History of The Pub

The further back in history you go, the harder it gets to piece things together. We know that there was a Jones’ Liquor Vaults on the Tavern site in 1870, and that the following year an advert in the Birmingham Post announced that a Mr Lawrence had bought the premises from William Jones, was selling off his old stock, and planned to make alterations to the building. In 1877, it was known as Lawrence’s Spirit Vaults. By 1896, the Staffordshire Advertiser referred to it as The Board. When the name changed – or whether this had been a colloquial name for it all along – we don’t know. By the turn of the 20th century, The Board was owned by Harmer & Co., and sold Harmer’s home-brewed ales – finest in the world.

Most pictures we’ve found of Queen Square face the wrong direction for our purposes, but there is one very early photo that we’ve come across from 1867, when the building on the Tavern site seems to have been a low one with a sloping roof. 

A second image shows the site in 1904, when the building seems to have been either altered or rebuilt. It has two floors rather than the later three, and the signage across the top says Lawrences. The premises next door to the left is The Midland Café. 

In a later picture, which looks to be 1920s by way of the cars and clothes, the third floor has appeared and the site looks, as it does now, to be more in keeping with the property to the right. At this time the pub would have been known as The Shakespeare – we know it had been renamed by 1924 – and the signage on this picture is for Atkinsons Brewery. Next door, The Midlands Café has become Lyons’ Tea Rooms. We’d love to know when the third floor came into being so if you know, then do get in touch with us.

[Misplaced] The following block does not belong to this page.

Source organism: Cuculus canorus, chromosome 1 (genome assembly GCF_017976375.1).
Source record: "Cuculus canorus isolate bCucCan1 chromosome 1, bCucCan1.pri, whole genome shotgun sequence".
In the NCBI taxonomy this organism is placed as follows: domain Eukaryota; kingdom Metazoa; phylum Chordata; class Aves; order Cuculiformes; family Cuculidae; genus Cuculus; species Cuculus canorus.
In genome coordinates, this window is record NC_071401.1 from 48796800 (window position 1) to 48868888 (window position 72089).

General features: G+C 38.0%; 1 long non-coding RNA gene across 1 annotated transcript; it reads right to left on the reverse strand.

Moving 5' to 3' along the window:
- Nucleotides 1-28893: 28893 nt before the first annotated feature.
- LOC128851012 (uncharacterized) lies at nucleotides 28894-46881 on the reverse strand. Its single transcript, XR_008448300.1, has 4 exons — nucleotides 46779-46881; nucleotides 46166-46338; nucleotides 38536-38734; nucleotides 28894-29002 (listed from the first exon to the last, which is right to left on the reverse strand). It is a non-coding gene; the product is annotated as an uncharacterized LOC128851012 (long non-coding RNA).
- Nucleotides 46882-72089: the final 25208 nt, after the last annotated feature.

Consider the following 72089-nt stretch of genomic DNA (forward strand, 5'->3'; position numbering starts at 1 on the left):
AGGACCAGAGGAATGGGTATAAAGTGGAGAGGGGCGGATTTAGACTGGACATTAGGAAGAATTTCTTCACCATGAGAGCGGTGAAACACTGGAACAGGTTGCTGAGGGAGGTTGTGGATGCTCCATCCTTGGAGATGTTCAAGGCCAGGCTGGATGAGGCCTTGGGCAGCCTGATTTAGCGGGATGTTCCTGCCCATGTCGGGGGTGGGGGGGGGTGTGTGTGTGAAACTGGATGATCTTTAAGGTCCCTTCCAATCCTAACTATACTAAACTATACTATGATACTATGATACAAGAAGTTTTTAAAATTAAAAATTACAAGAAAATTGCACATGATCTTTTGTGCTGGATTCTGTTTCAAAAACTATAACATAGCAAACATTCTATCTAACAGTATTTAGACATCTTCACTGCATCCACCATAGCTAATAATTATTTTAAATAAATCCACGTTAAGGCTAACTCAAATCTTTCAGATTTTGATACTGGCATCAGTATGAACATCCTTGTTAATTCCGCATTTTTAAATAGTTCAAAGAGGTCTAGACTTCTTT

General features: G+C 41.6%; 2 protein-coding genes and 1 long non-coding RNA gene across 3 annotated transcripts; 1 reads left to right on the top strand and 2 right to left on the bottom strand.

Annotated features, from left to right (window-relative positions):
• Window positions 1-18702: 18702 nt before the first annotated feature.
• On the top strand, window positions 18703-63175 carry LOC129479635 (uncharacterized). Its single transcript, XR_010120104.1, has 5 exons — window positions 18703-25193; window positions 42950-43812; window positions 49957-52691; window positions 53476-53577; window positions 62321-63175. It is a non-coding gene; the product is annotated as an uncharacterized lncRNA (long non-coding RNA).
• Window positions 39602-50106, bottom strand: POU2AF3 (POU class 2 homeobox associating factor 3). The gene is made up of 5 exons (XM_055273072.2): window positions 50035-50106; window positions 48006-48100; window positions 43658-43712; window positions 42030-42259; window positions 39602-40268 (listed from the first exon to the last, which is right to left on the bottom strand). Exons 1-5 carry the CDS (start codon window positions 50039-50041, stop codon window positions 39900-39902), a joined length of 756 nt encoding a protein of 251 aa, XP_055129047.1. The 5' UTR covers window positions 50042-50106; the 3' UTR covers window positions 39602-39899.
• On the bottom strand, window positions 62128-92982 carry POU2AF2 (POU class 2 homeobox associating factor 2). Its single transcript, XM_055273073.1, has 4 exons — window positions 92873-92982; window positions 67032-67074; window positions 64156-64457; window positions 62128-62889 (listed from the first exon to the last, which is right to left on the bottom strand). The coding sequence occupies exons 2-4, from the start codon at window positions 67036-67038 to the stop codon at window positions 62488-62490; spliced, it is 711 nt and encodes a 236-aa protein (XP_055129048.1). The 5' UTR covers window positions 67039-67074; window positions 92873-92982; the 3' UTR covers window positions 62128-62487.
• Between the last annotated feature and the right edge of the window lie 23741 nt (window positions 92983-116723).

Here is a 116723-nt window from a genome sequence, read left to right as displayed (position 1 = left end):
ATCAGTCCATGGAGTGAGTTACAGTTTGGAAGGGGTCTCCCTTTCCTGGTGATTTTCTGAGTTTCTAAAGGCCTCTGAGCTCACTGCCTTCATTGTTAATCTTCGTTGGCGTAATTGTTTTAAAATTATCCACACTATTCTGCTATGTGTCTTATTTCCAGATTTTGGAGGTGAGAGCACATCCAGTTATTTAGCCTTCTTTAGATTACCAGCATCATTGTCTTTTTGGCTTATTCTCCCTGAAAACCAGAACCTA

When we visited Wolverhampton Archives to research this further, the incredibly helpful staff dropped a large file onto the table in front of us. It contained letters and plans relating to 17/17a Queen Square, the site of the Tavern in the Town. This was a goldmine of information and enabled us to establish exact dates of name changes and refurbs. It also enabled us to establish a timeline for some of the changes of landlords (but more of that in a moment).

From the files and papers, we know that The Shakespeare closed in the 1960s and was refurbished before re-opening under a new name. M&B now owned the pub, having acquired Atkinsons Brewery in 1962. In a letter to the Clerk of the Licensing Justices, M&B wrote …the name we have in mind is ‘The Bermuda Tavern’. It is felt this will be an apt choice having regard to the proposed decor of the public accommodation. The newly christened Bermuda Tavern opened on Monday 24 th June 1963. According to newspaper reports of the day the Bermuda Tavern was accused at one point of operating a colour bar.

Towards the end of the ’60s the pub closed again for another refurb. It reopened as the Tavern in the Town on 29 th August 1969, before trading for eighteen years under that name. It became Moriarty’s on Friday 2nd October 1987. Moriarty’s shut for good on Thursday 3rd January 1991, and the property was then put up for sale. It hasn’t been a pub since that point.